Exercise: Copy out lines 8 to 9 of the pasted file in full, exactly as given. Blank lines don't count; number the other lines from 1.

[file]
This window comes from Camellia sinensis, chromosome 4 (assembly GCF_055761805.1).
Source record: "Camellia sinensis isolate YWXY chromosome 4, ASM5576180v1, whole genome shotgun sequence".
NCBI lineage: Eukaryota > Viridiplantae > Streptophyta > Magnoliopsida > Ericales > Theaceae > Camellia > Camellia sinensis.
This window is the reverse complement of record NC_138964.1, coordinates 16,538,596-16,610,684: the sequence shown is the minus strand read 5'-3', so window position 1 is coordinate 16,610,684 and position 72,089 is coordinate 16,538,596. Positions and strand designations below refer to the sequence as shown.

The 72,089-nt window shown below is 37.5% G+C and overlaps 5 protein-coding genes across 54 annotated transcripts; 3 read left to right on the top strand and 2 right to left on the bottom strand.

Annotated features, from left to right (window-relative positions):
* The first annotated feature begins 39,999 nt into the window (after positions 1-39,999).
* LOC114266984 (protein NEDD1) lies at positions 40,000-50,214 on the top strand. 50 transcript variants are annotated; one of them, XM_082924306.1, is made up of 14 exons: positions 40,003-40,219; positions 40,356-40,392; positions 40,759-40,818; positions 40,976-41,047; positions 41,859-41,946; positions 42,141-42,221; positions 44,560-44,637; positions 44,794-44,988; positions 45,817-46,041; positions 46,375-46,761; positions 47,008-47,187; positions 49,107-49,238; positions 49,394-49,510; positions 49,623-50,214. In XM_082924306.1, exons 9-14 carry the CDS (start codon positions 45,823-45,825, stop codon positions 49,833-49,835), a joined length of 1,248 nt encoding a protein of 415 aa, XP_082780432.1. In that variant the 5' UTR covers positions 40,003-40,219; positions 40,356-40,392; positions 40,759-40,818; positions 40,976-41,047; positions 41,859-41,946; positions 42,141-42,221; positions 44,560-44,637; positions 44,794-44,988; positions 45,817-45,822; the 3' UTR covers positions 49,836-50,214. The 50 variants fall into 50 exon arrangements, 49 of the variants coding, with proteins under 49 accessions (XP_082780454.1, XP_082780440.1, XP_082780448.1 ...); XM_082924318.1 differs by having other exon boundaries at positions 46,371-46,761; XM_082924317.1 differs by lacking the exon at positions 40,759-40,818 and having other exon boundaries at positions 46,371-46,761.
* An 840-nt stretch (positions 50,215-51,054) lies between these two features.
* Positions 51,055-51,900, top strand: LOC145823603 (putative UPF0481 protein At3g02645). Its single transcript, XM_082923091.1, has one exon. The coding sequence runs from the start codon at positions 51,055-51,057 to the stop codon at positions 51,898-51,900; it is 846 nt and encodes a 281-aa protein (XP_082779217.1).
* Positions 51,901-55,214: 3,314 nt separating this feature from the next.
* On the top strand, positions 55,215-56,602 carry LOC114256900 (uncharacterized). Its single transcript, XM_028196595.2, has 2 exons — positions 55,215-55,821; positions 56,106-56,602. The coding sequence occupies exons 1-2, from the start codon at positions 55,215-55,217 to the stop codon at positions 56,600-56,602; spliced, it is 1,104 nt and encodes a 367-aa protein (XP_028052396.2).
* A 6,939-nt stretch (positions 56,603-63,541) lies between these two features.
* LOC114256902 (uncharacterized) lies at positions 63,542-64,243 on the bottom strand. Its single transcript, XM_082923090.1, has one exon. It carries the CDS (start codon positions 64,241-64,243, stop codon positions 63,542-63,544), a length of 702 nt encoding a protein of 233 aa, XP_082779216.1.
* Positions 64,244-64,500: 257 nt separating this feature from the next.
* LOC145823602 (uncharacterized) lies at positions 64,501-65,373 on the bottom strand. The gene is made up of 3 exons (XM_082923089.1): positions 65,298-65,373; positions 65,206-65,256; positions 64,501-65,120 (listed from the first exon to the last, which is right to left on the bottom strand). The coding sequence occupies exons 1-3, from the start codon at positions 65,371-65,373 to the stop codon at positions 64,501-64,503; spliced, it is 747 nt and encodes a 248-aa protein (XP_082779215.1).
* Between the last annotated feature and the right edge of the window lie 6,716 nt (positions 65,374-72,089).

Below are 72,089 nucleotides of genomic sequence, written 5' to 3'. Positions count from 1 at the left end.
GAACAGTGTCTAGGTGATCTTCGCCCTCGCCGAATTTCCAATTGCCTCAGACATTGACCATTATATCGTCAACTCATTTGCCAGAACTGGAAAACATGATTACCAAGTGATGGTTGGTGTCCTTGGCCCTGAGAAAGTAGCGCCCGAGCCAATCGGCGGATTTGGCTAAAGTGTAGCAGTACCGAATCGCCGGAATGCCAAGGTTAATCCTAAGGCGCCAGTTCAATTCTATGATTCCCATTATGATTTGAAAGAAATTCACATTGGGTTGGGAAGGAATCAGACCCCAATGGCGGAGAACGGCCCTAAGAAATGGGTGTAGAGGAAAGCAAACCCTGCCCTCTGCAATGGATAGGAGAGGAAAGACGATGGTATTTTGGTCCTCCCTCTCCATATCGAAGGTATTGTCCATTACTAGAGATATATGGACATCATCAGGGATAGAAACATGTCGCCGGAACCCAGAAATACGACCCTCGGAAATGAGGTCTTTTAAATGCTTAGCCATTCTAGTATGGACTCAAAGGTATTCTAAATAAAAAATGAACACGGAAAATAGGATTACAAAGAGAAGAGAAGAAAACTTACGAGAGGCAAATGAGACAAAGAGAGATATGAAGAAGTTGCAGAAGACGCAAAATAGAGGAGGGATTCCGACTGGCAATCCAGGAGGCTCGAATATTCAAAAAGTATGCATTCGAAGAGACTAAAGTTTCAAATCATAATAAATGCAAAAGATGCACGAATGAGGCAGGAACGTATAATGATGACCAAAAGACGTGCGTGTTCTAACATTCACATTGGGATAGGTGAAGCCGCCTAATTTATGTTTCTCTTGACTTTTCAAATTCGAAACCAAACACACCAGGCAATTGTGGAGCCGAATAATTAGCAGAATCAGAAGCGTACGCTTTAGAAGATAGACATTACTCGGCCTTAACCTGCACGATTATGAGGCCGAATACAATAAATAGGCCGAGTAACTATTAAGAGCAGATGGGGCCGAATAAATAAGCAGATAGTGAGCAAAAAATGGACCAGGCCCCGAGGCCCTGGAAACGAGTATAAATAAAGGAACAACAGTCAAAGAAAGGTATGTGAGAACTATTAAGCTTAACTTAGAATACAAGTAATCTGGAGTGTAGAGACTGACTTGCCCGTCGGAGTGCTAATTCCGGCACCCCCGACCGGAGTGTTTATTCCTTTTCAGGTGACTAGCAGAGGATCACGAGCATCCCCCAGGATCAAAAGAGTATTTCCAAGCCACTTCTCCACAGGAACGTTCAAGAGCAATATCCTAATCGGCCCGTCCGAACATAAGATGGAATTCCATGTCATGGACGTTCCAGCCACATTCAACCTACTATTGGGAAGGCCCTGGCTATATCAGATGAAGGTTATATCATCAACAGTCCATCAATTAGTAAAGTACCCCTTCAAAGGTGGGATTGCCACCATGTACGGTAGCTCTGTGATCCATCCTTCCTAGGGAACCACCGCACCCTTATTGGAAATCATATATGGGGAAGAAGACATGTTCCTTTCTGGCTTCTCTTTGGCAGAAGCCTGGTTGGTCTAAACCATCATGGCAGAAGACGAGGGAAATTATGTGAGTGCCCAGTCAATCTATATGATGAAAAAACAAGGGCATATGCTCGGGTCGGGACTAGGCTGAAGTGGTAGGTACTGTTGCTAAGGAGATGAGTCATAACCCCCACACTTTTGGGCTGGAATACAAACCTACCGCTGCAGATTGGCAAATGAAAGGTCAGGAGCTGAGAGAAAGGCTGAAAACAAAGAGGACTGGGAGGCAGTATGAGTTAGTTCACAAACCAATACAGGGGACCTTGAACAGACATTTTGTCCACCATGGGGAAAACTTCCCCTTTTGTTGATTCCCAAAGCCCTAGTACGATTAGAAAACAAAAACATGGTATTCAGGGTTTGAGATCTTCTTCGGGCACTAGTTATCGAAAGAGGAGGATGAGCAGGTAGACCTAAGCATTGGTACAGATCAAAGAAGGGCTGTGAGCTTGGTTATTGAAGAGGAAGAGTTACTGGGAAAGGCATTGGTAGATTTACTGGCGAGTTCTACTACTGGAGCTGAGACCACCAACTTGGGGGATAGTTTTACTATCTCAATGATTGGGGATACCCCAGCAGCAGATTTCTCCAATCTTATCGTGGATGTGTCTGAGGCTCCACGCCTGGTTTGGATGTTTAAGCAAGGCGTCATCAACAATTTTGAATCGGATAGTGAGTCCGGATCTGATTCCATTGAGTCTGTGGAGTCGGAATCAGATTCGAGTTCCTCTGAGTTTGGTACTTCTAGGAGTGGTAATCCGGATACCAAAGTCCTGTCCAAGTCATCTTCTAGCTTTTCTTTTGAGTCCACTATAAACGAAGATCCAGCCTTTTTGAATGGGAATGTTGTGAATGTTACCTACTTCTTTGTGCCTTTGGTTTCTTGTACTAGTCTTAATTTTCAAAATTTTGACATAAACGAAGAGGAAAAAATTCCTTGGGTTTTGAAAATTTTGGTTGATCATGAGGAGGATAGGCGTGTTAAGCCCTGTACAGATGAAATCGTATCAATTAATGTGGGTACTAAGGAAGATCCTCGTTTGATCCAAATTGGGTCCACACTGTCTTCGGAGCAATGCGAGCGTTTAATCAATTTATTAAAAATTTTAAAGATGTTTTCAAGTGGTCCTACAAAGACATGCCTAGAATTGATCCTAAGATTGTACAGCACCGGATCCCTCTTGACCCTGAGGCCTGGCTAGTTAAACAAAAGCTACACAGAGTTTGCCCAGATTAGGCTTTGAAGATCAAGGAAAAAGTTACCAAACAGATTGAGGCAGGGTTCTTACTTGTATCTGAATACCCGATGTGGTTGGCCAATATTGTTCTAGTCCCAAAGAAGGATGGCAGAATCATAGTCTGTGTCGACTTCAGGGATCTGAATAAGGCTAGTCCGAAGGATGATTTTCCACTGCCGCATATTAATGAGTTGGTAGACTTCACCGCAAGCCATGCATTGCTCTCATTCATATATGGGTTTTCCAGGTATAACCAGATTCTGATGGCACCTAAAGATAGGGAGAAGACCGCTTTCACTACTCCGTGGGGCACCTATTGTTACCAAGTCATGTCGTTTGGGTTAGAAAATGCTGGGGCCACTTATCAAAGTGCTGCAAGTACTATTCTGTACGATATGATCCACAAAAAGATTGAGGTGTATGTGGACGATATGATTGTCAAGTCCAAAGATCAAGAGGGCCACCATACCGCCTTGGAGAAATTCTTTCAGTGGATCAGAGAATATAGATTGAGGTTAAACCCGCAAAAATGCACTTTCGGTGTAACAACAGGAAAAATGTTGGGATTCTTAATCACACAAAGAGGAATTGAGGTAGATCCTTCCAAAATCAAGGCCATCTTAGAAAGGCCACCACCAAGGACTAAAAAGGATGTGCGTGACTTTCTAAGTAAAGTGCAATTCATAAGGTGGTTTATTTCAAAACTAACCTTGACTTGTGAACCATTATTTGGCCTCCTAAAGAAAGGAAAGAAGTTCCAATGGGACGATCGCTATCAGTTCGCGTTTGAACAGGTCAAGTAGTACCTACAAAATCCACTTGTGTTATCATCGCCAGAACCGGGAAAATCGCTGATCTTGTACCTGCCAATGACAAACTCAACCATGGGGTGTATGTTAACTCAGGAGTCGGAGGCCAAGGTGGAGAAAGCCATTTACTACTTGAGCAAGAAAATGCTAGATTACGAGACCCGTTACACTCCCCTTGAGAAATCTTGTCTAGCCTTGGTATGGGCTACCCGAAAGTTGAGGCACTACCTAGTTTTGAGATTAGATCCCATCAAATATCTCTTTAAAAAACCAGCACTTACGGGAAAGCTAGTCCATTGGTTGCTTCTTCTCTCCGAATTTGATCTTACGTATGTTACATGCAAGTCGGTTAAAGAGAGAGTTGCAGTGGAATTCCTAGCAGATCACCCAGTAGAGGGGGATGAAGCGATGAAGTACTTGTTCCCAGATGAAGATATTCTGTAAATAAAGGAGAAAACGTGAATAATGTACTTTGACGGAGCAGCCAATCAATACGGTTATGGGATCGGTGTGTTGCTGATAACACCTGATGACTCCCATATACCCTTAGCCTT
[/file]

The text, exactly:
* LOC114266984 (protein NEDD1) lies at positions 40,000-50,214 on the top strand. 50 transcript variants are annotated; one of them, XM_082924306.1, is made up of 14 exons: positions 40,003-40,219; positions 40,356-40,392; positions 40,759-40,818; positions 40,976-41,047; positions 41,859-41,946; positions 42,141-42,221; positions 44,560-44,637; positions 44,794-44,988; positions 45,817-46,041; positions 46,375-46,761; positions 47,008-47,187; positions 49,107-49,238; positions 49,394-49,510; positions 49,623-50,214. In XM_082924306.1, exons 9-14 carry the CDS (start codon positions 45,823-45,825, stop codon positions 49,833-49,835), a joined length of 1,248 nt encoding a protein of 415 aa, XP_082780432.1. In that variant the 5' UTR covers positions 40,003-40,219; positions 40,356-40,392; positions 40,759-40,818; positions 40,976-41,047; positions 41,859-41,946; positions 42,141-42,221; positions 44,560-44,637; positions 44,794-44,988; positions 45,817-45,822; the 3' UTR covers positions 49,836-50,214. The 50 variants fall into 50 exon arrangements, 49 of the variants coding, with proteins under 49 accessions (XP_082780454.1, XP_082780440.1, XP_082780448.1 ...); XM_082924318.1 differs by having other exon boundaries at positions 46,371-46,761; XM_082924317.1 differs by lacking the exon at positions 40,759-40,818 and having other exon boundaries at positions 46,371-46,761.
* An 840-nt stretch (positions 50,215-51,054) lies between these two features.